Cotton Futures Fall From Record on China Interest-Rate Concern


Jan. 25 (Bloomberg) — Cotton futures declined from a record on concern that China, the world’s largest user, may raise borrowing costs to curb inflation.

In four months, China has increased benchmark lending and deposit rates twice, and boosted reserve requirements for banks four times. The fiber jumped to a record $1.6789 a pound today as global demand continued to outpace supplies.

“Most commodity prices were under pressure on speculation that China may take further steps to cool inflation,” said Toshimitsu Kawanabe, an analyst at Central Shoji Co., a broker in Tokyo. “Also, the market may see some position-squaring before the Chinese New Year holidays, as it went up too much in a very short period.”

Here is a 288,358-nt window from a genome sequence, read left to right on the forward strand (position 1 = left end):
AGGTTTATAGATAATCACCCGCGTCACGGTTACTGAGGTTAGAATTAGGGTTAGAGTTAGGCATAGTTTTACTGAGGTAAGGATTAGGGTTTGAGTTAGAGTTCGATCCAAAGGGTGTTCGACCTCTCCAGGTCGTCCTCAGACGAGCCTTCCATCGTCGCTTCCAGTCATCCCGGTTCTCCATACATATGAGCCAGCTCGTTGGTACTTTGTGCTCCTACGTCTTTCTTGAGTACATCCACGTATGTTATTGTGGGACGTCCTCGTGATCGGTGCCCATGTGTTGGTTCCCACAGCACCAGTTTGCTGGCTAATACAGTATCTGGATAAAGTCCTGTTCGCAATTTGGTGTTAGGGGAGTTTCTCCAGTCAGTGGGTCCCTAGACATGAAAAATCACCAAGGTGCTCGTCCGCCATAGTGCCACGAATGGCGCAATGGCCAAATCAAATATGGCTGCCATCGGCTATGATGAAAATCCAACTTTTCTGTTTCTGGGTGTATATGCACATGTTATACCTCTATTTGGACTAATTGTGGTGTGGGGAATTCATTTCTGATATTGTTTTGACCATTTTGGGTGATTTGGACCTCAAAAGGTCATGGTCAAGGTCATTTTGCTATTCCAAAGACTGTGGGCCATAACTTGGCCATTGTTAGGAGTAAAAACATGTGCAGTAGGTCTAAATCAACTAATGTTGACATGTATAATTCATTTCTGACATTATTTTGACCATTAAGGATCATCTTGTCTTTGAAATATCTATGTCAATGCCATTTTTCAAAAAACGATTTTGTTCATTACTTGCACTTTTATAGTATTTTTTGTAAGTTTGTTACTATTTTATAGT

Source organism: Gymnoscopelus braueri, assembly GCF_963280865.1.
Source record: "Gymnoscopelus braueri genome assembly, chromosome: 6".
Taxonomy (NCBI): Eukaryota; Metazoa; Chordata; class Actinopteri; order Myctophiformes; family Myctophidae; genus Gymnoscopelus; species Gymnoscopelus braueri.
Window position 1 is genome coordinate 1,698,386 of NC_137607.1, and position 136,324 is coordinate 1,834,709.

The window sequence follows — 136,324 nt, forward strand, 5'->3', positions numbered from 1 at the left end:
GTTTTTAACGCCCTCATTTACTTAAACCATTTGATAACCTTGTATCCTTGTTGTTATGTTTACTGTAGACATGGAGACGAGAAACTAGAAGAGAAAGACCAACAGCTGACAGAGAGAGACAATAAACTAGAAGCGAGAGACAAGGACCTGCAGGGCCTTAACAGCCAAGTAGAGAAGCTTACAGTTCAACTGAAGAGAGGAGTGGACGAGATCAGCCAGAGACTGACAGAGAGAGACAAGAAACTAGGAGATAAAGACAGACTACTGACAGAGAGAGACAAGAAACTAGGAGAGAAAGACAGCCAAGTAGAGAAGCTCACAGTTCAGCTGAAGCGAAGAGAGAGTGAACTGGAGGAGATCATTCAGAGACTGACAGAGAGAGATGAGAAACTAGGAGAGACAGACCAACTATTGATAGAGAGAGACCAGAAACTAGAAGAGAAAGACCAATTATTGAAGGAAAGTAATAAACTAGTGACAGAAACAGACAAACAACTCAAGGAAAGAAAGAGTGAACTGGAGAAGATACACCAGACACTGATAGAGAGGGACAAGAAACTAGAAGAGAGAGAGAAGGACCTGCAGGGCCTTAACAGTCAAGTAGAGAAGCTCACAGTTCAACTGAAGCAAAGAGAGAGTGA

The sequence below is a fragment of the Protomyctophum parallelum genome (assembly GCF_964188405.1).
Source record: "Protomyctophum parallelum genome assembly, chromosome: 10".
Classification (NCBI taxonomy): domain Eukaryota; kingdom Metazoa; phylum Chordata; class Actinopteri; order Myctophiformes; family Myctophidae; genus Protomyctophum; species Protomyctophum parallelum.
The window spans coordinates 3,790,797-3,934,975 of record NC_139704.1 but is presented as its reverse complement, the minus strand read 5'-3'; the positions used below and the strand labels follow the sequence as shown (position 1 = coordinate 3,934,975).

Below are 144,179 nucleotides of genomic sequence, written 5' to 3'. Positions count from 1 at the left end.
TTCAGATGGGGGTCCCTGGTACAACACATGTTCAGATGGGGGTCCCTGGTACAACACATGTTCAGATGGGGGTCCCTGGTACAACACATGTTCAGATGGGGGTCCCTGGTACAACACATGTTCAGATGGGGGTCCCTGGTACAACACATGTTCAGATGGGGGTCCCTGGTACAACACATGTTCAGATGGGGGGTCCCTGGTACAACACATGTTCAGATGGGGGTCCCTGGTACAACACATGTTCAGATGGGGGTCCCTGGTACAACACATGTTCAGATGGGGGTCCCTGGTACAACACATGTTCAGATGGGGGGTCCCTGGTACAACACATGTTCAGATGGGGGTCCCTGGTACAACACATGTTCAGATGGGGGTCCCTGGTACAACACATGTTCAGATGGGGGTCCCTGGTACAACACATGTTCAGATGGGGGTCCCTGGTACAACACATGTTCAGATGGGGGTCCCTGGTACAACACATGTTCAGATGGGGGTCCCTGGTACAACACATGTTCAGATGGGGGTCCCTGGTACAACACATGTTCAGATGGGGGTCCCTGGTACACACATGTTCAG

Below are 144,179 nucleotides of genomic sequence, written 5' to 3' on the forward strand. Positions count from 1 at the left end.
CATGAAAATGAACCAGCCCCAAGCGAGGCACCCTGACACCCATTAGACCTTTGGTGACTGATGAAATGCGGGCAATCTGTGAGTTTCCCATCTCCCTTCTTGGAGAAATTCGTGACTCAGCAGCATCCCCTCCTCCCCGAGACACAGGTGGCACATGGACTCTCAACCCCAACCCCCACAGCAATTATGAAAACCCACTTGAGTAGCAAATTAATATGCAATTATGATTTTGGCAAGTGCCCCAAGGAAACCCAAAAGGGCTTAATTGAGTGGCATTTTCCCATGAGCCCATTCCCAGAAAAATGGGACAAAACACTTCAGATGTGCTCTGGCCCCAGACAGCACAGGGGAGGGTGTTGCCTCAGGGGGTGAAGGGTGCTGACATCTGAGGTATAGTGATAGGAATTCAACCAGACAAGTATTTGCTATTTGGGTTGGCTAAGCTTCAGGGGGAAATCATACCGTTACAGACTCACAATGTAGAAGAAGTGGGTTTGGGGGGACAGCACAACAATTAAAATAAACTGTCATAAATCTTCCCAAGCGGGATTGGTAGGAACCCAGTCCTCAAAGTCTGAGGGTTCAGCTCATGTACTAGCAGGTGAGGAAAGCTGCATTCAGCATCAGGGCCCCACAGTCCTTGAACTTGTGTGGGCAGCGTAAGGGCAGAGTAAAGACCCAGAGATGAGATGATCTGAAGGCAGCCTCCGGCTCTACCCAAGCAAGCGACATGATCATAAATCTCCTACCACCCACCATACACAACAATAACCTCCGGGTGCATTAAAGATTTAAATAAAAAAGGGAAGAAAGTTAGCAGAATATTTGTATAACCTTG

Cotton for March delivery declined 0.11 cent, or 0.1 percent, to settle at $1.6183 a pound at 2:38 p.m. on ICE Futures U.S. in New York. The price has more than doubled in the past 12 months. The week-long Lunar New Year holiday starts Feb. 2.

The Thomson Reuters/Jefferies CRB Index of 19 raw materials fell slid 1.5 percent, the most since Jan. 4.

Cotton inventories monitored by ICE have tumbled 72 percent in the past year. China’s imports jumped 86 percent in 2010 after economic growth lifted demand and adverse weather hurt domestic-crop quality.

“The demand for the commodity has not diminished,” said Scott Joss, the president of ClearTrade Inc., a broker in Chicago. “Profit-taking” spurred today’s drop, he said.